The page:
And disinformation lives on.

At Ekim Park--the anti government grafitti and random love scribblings

Wednesday, November 25, 2015

Diyarbekir Diaries – Rojnivîska Amedê Day 4

Diyarbekir Diaries – Rojnivîska Amedê  4

The Kurdish Pantheon

Today we woke up with no new world crisis and a simple breakfast on the balcony overlooking the park. I spent a long time watching a little girl empty a trash can, piece by piece (all shiny potato chip bags) until she was noticed by her older sister who, hitherto, had been playing with a friend on the swings. The older one grabbed the trash digger and sat her rather sternly on a bench, but as soon as her back was turned, the little one ran back and put everything she had thrown out back in, piece by piece. Then her sister noticed, and dragged her once more to the bench. When the older one was safely on the swings with her friend, the little one again ran back to the trash and proceeded to empty it out all over. I remember her pink sweat shirt, whose long sleeves she had pulled down to cover her hands.

Man in a cafe

Mesopotamia from the battlements at Goat's Point

We took a minibus to the ancient city walls—reportedly dating back, in places, some 3000 years when the whole area was a capital of an Aramaic kingdom that at one point had a scuffle with King David of the Old Testament. Near the Mardin Gate is a tower built into the walls called “Keçi Burnu” or “The Goat’s Point”—the oldest and largest of all the towers along the walls. Inside is a dungeon, now a café. At the back, a small slit in the black walls sends a sliver of silver light beaming onto the floor—once, according to the owner of the café, a temple to the sun for the ancient Hurrians who built this place. If this is true, then their sun god would have been Shimegi or possibly Teshub whose Hittite name, Taru, was given to one of the mountains in Delal’s village.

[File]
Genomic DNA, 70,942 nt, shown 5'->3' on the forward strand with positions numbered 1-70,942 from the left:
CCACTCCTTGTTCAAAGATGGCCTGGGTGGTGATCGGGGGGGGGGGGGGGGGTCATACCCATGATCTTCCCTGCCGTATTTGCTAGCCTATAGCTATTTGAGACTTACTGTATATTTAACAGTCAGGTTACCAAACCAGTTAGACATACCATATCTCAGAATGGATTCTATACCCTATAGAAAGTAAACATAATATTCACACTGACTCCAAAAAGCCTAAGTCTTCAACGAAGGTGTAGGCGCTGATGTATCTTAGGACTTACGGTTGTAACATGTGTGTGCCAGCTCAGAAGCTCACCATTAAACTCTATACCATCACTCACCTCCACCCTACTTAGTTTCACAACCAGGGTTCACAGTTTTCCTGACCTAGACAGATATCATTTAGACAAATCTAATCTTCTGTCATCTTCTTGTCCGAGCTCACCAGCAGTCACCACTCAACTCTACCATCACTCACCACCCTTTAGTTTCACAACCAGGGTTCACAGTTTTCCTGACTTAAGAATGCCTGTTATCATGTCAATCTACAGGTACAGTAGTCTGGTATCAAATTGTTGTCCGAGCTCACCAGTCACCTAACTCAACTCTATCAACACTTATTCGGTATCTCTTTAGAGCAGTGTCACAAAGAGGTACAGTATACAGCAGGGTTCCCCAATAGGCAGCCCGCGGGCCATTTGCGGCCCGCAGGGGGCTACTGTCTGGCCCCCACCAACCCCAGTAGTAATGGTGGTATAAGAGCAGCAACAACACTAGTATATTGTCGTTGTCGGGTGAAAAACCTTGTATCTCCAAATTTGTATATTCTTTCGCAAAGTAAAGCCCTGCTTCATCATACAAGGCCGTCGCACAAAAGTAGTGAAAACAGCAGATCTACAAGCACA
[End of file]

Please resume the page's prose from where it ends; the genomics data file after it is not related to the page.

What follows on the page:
The Temple of the Sun

The colors of the fields around the walls were bright yellow gold and green—each black square of plowed earth lined with poplars and sycamores and acacias. Among the trees, a man was calling his doves back to their roost with sharp, musical whistles. The birds swirled and swirled around the ramparts, dipping further and further toward the whistler. The pretty little scene was broken by the appearance of a bomber moving heavily south toward the Syrian border, followed soon by three fighter jets cutting an angle across the sky.

Cafe on the Walls

Doves returning to their dovecote

After the walls, we took a taxi down to the “Ten Arch Bridge” on the Tigris. Made from the same black stone as the city walls, the bridge was originally built by the Romans in the 6th century. The sun was setting, the banks of the river were deserted. A haunted autumn evening seemed to rise out of the water like lost spirits and snake up the banks and into the poplars. You could look out south toward the empty Mesopotamian plain and feel the history, the weight of tens of thousands of years and all the armies and civilizations and forgotten souls. Here human civilization began. History began. And what came before was mystery.

Waters of the Tigris

The Markets

The markets of the city are like a series of small theaters. Each stall is piled high with merchandise—whatever it may be--so that only a small lighted proscenium reveals what’s happening on the inside. As you walk, they unveil themselves scene after scene. It’s like strolling through a carnival and peeking at private little plays—a group of young men chatting over tea, a small fat boy watching TV and dozing, a man grinning into his iPhone, a sad looking old man in a fedora staring mournfully at a clock.

The name of the market means "Burnt Market" in Kurdish and comes from a fire that apparently razed the place once

One of the prosceniums, curtain off by jeans and shirts, waiting for the entrance of the actor (whom I did not wait for because I would have to buy something)

Theater scenes from the Cheese Market

When we finished, the streets of the old city were dark. The street lamps had not yet been lit. The only light spilled out from closing store fronts. I watched my wife dip in and out of this light as she walked in front of me down the sidewalk, vanishing again into shadow with the rhythm of a lighthouse beam.